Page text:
Six weeks later, the same paper ran a story describing many of Deanís supporters as "rabid Bush haters," implying that the candidateís supporters are unbalanced or too radical (8/23/03). The piece also argued that the candidate would have to "broaden his appeal" beyond his apparently radical base in order to win the nomination. This line of thinking seems to have come straight from the DLC, which has long argued that Democrats must run to the middle in both the primaries and the general election. Journalists buy into it despite the fact that in 2000, Al Gore was most effective in the general election when running, at least rhetorically, as a liberal populist.

Joining the Post in playing up the DLC angle were Newsweek, U.S. News & World Report, ABC News, and the New York Times, which all ran stories last summer asking whether Dean would pull the party to the left and thus weaken it during the general election. Although a few reporters looked beyond this frame and actually documented Deanís moderate record as governor, the dominant storyline prevailed in the days before the Iowa vote, as indicated by a recent piece in the Post. "The question haunting Dean," reporter John Harris wrote on January 16, "is whether he stands any chance of exerting appeal beyond core Democrats who share his strong opposition to the Iraq war and his liberal social views."

Reporting about Kerry and Edwards, by contrast, focused on how well their campaigns appeared to be resonating with Iowa voters. Buoyed by mostly positive coverage - and in Edwardsí case, the endorsement of Iowaís biggest daily newspaper - both candidates ticked upward in the polls while Dean began to slip.

Setting Boundaries for Debate

In addition to parroting DLC arguments about Deanís electability, the Washington Post also used its editorial page to describe the candidate as being stridently against the war, failing to note the far more nuanced position Dean actually took early on. "Mr. Dean," the editors wrote, "really caught fire when he-unwisely in our view-became the most visible Democratic candidate to oppose the war in Iraq (6/28/03, emphasis added). The paper continued its assault in a December 18 editorial, writing that Deanís views on foreign policy, which include support for negotiations with North Korea backed up by the threat of force, a position not unlike that of General Clarkís, were "beyond the mainstream."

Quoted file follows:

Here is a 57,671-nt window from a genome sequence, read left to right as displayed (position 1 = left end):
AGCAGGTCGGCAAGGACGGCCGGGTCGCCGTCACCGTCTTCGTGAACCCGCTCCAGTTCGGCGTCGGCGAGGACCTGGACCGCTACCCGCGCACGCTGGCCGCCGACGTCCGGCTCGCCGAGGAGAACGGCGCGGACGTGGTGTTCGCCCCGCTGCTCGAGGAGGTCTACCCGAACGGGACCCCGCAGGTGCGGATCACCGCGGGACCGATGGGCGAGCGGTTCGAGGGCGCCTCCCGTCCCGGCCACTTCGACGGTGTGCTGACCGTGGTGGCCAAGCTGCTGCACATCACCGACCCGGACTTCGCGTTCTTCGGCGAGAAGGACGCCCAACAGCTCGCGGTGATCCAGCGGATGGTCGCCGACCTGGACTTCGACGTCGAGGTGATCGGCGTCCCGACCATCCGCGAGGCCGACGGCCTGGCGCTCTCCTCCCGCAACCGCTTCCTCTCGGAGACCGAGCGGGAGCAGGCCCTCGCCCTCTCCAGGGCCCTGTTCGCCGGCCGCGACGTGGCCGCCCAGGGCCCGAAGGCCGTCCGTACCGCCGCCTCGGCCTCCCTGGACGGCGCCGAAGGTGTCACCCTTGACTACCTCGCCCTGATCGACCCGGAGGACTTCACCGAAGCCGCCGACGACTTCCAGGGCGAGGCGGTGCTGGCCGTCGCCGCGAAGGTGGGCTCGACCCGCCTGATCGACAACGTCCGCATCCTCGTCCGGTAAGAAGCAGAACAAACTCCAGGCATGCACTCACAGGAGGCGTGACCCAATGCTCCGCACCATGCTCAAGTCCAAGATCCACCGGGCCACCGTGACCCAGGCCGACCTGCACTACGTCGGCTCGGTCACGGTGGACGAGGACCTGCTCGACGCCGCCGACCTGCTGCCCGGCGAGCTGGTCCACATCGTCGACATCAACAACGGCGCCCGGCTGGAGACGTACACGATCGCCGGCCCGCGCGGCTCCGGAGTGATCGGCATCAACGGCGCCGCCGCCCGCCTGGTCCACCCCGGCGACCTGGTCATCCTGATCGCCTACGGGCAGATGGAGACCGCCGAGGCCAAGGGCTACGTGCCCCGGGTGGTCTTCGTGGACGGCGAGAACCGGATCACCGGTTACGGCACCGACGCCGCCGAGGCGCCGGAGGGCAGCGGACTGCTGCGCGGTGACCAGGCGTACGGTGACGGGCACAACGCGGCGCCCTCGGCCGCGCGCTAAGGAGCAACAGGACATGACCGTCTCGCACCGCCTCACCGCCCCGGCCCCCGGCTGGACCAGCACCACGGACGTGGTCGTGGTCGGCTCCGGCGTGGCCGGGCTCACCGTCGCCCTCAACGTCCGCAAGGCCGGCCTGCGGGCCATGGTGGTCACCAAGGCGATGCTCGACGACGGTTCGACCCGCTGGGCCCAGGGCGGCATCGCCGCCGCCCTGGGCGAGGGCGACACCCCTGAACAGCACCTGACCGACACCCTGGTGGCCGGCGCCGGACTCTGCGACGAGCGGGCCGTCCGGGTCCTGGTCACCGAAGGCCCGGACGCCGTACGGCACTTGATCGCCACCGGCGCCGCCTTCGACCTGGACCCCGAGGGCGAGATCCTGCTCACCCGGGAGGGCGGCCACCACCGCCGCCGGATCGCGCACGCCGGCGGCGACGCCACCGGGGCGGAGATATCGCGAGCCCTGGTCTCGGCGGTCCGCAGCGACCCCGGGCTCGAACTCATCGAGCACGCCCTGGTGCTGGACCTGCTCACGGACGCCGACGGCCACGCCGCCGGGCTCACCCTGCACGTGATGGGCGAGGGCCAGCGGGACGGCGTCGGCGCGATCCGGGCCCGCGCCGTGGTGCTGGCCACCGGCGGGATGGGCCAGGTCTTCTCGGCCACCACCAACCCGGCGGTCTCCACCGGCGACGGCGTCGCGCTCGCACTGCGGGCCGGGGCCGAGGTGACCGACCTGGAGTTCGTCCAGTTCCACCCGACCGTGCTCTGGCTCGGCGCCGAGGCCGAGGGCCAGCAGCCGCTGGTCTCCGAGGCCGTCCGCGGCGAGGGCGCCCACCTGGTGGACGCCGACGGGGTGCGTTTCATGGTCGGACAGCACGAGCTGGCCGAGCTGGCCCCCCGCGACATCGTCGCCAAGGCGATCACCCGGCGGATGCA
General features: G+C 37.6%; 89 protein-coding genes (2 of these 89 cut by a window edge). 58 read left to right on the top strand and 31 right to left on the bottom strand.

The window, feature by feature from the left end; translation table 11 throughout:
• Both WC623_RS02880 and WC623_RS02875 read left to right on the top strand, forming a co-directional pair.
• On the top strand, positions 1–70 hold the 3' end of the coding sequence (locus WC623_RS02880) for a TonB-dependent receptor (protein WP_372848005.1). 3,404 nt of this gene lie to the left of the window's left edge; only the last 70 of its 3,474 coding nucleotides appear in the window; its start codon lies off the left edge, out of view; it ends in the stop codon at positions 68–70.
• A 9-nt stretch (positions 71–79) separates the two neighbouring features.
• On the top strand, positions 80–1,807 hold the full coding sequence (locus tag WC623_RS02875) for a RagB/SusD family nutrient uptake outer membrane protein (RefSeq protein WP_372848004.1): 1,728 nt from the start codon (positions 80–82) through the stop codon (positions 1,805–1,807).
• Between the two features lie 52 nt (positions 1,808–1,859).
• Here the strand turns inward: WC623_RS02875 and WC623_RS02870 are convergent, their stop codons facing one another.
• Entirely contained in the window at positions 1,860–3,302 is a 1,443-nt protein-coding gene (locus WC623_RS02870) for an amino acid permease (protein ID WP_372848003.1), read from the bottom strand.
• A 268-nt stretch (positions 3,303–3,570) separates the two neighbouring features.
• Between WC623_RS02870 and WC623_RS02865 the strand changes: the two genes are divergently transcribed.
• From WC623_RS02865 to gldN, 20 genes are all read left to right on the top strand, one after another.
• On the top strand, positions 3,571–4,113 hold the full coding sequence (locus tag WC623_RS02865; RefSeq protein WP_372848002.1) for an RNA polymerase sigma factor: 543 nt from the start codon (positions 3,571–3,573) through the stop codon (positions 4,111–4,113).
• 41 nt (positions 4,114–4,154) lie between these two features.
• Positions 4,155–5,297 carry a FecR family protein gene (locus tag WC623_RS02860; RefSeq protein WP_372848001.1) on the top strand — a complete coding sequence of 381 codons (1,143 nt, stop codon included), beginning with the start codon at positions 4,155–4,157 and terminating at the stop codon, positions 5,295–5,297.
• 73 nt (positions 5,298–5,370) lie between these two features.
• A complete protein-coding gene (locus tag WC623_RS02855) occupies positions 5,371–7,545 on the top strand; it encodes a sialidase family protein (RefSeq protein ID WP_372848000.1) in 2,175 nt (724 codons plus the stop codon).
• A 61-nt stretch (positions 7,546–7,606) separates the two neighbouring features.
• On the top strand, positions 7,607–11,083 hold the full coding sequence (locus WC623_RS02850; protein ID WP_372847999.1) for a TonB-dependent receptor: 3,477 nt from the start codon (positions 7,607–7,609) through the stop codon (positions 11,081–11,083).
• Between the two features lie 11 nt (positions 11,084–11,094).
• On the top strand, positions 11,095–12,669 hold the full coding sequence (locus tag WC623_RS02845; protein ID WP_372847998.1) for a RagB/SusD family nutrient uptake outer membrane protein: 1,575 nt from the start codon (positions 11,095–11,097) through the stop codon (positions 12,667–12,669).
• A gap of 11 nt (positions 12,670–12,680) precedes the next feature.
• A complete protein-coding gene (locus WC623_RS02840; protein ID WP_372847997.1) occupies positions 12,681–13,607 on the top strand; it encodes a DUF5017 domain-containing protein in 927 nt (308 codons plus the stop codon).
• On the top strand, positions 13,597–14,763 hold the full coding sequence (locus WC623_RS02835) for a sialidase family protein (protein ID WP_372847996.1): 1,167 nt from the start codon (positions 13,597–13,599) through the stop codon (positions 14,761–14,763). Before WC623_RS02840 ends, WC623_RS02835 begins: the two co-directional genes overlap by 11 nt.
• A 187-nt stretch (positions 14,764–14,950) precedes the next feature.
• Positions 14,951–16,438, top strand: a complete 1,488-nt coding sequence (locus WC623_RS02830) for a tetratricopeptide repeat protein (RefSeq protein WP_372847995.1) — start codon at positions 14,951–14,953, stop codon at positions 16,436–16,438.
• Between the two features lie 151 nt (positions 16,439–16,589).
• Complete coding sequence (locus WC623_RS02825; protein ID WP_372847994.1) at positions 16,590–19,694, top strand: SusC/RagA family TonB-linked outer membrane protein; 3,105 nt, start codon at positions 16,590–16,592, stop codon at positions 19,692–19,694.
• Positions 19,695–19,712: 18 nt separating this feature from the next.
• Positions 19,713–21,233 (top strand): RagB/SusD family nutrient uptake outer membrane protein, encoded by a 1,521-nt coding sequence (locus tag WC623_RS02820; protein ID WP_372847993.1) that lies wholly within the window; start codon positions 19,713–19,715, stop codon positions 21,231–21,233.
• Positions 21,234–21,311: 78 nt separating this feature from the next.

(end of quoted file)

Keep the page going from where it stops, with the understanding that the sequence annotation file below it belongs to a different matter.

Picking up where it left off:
By positioning Dean as the most liberal of the Democratic front-runners, then harshly criticizing his temperament and his tepid opposition to the war, the editors of the Post have sent a message to the other leading candidates: Anyone who attempts to run to the left of Dean, especially on foreign policy issues, is unacceptable. Thus far and no further. Kerry, Edwards and Clark have been placed on notice.

Moving beyond the campaign itself, the Post and other outlets that attacked Dean are helping police the boundaries for political discussion. Only those ideas and arguments which fall somewhere between Deanís positions and those of the neoconservatives who advise Bush are worthy of sustained attention. This, then, is the real essence of the Media Primary. While it may be in the interest of major news outlets to ignore or marginalize unwanted candidates before the first primary, it is more crucial in the long-term, when voters are actually involved in the process, for reporters and editors to keep the anointed front-runners safely within the bounds of approved political thought.

Chris Shumway is a teacher, writer, and community media activist in Columbus, Ohio whose articles have appeared in Z Magazine, The Free Press, Common Dreams and many others. He is co-author of the book Digital Dilemmas: Ethical Issues for Online Media Professionals (Iowa State Press, 2003), and an instructor in the Department of Communication at Capital University in Columbus. Prior to working as a teacher and writer, Chris was a broadcast journalist and meteorologist. For 15 years, he worked at network-affiliated TV stations in Alabama, Georgia, Texas, and Ohio, winning over a half-dozen awards in both journalism and weather forecasting categories. This article first appeared in The New Standard, a new publication that Noam Chomsky describes as "an exciting initiative, organized by people with great experience and impressive achievements. It offers real promise of meeting needs that are widely and rightly felt: for regular news and commentary about important issues, truly independent, not constrained by concentrated power. The significance of such an endeavor for those committed to freedom and justice can hardly be overstressed." Please visit their website and support their important endeavors.